Friday, February 3, 2023

‘The Loyola Project’ will open your eyes to early days of college basketball

By Matt Pascarella

Not Rated
Runtime: 1 hour, 28 minutes

Prior to 1963, Loyola University Chicago was not ranked or noticed. Once Coach George Ireland recruited several black players: Jerry Harkness, Ron Miller, Les Hunter, and Vic Rouse, along with their only white starter, Jack Egan, the Iron Five would not only put Loyola on the map but go on to change the landscape of college sports. This is their story, and it is a fascinating one.

Prior to the early 1960s, Loyola University Chicago coach George Ireland had been on a losing streak and students wanted him out.

In the early 1960s in college basketball there was an unwritten rule about how many black players could be on the court at one time. In short, it was no more than three, and silently encouraged as discrimination and racism were prevalent at the time.

While it may have been Coach Ireland who broke this rule by starting four black players consistently, it’s the players themselves who share their experiences and feelings in this documentary that make it significant.

Created and narrated by Loyola alumnus Lukas Williamson, “The Loyola Project” stars Jerry Harkness, Ron Miller, Rich Rochelle, Gary Salies, Jerald Harkness, John Egan, Nona Martin Storr, Chuck Wood, Judy Van Dyck and Fred Mitchell.

In March of 2018, Loyola advanced to the Final Four of the National Collegiate Athletic Association (NCAA) tournament. Williamson was a freshman and with every round they advanced, he was reminded of the past.

Jerry Harkness loved basketball, but never considered himself good enough to play on a team. He kept playing ball and, with the help of his high school basketball coach, got noticed by Ireland to play for Loyola. This was the beginning.

Higher education was overwhelmingly segregated at the time and in places like Mississippi, the governor there, Ross Barnett, denounced any integrated athletic contests.

"Racism in sports was not a new thing, but it was a part of our lives that we lived,” said Rich Rochelle, a Loyola center from 1960 to 1964.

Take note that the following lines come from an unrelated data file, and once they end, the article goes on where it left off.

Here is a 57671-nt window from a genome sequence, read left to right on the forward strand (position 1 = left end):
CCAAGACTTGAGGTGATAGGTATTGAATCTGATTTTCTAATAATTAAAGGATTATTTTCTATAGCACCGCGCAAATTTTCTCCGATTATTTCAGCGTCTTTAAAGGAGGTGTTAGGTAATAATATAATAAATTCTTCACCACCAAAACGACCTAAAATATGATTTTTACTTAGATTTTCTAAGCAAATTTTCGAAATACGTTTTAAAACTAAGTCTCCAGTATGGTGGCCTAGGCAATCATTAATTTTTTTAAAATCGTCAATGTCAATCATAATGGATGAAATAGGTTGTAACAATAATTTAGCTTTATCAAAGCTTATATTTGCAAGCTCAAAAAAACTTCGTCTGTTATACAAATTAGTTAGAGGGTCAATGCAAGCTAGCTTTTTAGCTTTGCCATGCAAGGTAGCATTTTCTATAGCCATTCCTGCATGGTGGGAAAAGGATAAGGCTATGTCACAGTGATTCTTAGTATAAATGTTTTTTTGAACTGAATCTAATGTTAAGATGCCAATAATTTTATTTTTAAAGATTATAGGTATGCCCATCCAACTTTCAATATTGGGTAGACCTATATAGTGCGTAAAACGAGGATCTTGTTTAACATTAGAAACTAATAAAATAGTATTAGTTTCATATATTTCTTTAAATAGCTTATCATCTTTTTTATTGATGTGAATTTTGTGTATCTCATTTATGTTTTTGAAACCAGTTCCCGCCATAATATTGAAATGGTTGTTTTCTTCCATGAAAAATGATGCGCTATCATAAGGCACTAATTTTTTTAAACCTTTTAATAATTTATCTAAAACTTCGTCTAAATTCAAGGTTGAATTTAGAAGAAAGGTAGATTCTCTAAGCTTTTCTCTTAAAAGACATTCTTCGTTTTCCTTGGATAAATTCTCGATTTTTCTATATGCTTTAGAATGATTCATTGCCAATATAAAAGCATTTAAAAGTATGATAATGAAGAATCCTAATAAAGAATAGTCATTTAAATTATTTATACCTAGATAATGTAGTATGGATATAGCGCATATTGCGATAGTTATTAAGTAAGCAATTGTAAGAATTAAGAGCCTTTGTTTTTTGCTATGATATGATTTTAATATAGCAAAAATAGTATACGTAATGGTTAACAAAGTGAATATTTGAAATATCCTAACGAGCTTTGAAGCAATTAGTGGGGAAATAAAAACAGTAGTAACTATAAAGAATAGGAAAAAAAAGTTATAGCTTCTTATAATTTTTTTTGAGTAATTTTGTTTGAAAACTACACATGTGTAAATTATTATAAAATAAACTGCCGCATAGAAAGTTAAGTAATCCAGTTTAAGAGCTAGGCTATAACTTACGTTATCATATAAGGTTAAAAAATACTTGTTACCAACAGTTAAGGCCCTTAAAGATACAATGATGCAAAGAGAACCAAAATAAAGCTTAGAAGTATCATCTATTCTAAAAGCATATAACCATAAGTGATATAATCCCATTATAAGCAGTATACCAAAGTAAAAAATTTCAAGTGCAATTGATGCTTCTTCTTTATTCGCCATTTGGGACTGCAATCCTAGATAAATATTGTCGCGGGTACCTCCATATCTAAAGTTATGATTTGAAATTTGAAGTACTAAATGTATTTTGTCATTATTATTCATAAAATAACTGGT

The Jim Crowe Laws were rule in the South. There was nothing that could protect from this type of segregation.

Black players were disrespected and shouted at during games; there was a belief that the white players on a team were the brains and the black players the ability.

In Chicago there were hate-filled mobs. If Loyola was to compete nationally, they would have to get past race.

The hard truths about segregation were unavoidable to the Iron Five; however, they could take it out on the court – which is exactly what they did.

Ireland recruited very talented black players more so because he wanted to win and less because he was making a statement about being against segregation.

After Loyola’s basketball team lost three players, the Iron Five were now playing the full forty minutes and the pressure which had mounted, was getting to everyone.

It’s important for generations past, present and future to know what this team endured. I learned about an aspect of black history I wasn’t aware of. Their sacrifices made an incredible difference and left an impact on the game of basketball. The Iron Five are a precursor not only for basketball but for many black athletes of today. The Iron Five broke barriers and made me wonder if they were able to get past those barriers on the court, why society can’t get past them off the court?

Definitely worth watching; two thumbs up.

Now streaming on Paramount+. <

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